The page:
ROME – Italian Cardinal Mario Zenari, the papal representative in Syria for the past decade, has more than one reason to feel overwhelmed. In fact, one could argue, he has “colossal” reasons, as he serves a people with what he described as “colossal needs.”
Yet he is not one to fall in despair.
“For 11 years now, without having imagined it beforehand and almost without realizing it, I have found myself following in the footsteps of St. Paul, with my feet firmly on the ground, as I find myself facing the most serious humanitarian catastrophe caused by man since the end of World War II, with which we are all familiar,” said Zenari on Monday. “More than half a million dead, half the population forced to leave their homes and villages; 90 percent forced to live below the poverty line; more than 12 million, or about 60 percent, facing food insecurity.”
“And when I feel tired in carrying out this humanitarian/Caritas service in the midst of colossal needs, I am comforted by the thought that, according to St. Paul, I have been granted an ineffable gift from God,” he said, speaking via video link from Damascus at a conference celebrating the 70 years of Caritas Internationalis.
Zenari was one of the many high-level guests speaking at the conference. Caritas Internationalis is a confederation of 162 member organizations working at the grassroots in 200 countries. Though the first Caritas opened in Germany in 1897, the umbrella group wasn’t established until 1951.
Inspired by Catholic faith, Caritas is the helping hand of the Church – reaching out to the poor, vulnerable and excluded, regardless of race or religion, to build a world based on justice and fraternal love.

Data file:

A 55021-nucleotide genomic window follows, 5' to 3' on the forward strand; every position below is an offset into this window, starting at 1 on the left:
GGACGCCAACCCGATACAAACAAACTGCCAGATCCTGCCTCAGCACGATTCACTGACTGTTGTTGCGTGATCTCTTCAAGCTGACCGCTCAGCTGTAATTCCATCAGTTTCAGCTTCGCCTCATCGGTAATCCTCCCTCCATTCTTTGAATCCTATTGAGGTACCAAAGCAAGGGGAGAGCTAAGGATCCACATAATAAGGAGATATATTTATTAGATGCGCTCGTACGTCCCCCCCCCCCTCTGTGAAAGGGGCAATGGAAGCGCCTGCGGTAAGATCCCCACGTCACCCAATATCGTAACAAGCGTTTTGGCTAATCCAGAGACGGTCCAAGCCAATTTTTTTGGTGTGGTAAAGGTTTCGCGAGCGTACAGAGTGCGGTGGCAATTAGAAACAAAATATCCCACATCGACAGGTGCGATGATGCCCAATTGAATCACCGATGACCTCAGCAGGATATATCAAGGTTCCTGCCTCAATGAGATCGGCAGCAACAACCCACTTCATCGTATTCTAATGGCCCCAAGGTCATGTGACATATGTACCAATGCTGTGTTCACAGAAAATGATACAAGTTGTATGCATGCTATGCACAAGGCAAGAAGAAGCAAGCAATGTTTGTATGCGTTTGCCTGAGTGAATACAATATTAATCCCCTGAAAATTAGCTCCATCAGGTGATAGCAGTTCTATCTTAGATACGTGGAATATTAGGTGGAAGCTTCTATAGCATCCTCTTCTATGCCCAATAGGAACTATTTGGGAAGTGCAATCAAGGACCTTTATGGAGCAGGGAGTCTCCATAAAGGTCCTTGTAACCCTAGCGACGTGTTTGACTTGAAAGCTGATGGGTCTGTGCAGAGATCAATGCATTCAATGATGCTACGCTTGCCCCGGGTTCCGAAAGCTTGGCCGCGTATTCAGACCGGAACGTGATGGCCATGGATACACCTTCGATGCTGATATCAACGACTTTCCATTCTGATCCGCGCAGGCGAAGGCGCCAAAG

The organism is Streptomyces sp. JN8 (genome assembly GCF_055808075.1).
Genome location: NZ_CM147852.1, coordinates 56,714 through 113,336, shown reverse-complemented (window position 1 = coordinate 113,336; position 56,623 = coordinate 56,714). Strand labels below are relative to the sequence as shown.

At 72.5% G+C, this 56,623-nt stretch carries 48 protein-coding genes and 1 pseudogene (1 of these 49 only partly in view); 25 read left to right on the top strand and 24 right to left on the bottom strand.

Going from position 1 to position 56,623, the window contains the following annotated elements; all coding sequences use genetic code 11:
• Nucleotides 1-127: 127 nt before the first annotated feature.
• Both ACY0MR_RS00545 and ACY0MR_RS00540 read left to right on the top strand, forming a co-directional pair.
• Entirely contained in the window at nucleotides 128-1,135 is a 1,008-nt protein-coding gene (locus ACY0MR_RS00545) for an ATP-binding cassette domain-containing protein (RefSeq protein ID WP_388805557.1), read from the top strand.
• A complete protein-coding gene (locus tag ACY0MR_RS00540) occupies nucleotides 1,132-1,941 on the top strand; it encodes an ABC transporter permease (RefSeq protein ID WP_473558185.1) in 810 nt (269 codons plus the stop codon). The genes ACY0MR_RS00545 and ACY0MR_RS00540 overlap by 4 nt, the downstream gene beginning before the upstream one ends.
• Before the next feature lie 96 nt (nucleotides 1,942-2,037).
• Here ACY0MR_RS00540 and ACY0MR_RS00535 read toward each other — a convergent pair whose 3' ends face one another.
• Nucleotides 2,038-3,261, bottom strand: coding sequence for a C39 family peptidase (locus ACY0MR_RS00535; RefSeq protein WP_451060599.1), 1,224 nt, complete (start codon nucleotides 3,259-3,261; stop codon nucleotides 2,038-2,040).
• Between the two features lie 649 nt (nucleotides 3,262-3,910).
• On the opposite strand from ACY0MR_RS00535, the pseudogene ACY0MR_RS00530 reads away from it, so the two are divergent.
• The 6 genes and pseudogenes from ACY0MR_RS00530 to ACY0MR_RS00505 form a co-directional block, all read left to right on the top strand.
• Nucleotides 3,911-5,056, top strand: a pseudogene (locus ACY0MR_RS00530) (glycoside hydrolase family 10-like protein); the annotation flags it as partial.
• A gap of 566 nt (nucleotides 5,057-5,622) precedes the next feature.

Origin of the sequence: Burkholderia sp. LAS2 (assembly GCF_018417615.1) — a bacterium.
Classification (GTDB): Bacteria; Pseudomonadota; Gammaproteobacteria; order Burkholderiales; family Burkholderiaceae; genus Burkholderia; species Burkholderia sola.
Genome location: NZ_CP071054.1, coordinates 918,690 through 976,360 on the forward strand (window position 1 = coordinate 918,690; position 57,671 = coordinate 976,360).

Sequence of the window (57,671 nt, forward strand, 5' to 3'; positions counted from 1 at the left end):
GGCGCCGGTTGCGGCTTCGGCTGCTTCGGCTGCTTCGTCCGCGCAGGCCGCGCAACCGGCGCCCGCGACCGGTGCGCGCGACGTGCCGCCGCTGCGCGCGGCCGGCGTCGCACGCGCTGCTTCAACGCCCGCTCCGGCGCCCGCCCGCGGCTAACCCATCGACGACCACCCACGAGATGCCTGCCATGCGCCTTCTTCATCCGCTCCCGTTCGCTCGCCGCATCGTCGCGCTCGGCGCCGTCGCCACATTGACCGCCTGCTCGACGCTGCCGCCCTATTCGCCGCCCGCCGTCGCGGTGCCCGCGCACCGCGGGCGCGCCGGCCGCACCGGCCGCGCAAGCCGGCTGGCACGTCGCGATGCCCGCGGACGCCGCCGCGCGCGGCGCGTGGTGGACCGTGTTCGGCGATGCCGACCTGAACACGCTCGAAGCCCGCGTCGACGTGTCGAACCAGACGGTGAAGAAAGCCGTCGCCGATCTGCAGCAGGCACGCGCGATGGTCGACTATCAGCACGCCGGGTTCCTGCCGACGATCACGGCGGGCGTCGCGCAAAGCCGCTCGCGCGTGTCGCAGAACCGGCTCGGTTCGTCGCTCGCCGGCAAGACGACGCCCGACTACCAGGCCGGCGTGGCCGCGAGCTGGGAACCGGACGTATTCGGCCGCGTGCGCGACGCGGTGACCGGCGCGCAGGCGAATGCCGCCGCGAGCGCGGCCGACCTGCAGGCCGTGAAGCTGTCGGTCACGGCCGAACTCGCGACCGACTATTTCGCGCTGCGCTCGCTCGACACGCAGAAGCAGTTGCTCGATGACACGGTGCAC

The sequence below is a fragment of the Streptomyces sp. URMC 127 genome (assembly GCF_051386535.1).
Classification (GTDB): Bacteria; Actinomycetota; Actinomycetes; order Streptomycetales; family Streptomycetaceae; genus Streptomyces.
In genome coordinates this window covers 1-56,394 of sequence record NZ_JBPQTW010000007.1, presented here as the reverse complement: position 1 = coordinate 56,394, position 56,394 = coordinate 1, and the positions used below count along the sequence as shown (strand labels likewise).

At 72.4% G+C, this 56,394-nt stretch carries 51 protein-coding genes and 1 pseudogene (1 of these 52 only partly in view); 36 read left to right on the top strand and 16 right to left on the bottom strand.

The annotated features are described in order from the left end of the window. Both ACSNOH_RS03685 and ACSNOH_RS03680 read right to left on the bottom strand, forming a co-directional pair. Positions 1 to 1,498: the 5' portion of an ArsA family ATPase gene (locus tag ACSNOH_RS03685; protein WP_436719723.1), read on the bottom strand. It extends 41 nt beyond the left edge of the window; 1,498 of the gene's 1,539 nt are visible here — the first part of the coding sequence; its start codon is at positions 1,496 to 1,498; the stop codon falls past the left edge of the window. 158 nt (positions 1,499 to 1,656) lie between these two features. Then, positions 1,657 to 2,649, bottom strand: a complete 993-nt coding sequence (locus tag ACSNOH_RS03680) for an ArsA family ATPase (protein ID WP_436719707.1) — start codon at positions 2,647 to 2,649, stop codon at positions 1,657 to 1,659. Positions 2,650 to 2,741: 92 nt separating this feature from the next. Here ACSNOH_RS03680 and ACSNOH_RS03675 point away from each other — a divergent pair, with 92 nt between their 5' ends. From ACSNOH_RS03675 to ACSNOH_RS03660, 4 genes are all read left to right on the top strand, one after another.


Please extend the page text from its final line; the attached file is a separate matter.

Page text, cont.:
Caritas Internationalis is headquartered in Rome, from where it coordinates emergency operations, formulates development policy, and advocates for a better world. It’s often defined as the “charitable arm of the Catholic Church.”
The celebrations culminated with the conference – titled “Caritas Internationalis: 70 years of fighting poverty” – at Rome’s Pontifical Urban University
Among the speakers were Cardinal Luis Antonio Gokim Tagle, Prefect of the Congregation for the Evangelization of Peoples and President of Caritas Internationalis; Francesca Di Giovanni, Undersecretary for Multilateral Affairs in the Section for Relations with States of the Secretariat of State; Cardinal Soane Patita Paini Mafi, Bishop of Tonga and Niue and President of Caritas Oceania; and Sister Nathalie Becquart, Under-secretary of the Synod of Bishop.
Zenari and Becquart took part in a roundtable titled “How to continue Caritas journey in synodality.”
As Becquart pointed out, the two-year synodal process culminating in 2023 with a Synod of Bishops under the header of “For a synodal Church, communion, participation and mission,” is “truly a call, we’ve understood the need for a missionary synodality.”
“The aim is to become more and more a synodal Church to better serve the world, our common home, the common good of our society,” she said. “The key word of Caritas, journeying together, is also a key word for synodality. I think we can feel there’s a deep connection between synodality and the identity of Caritas.”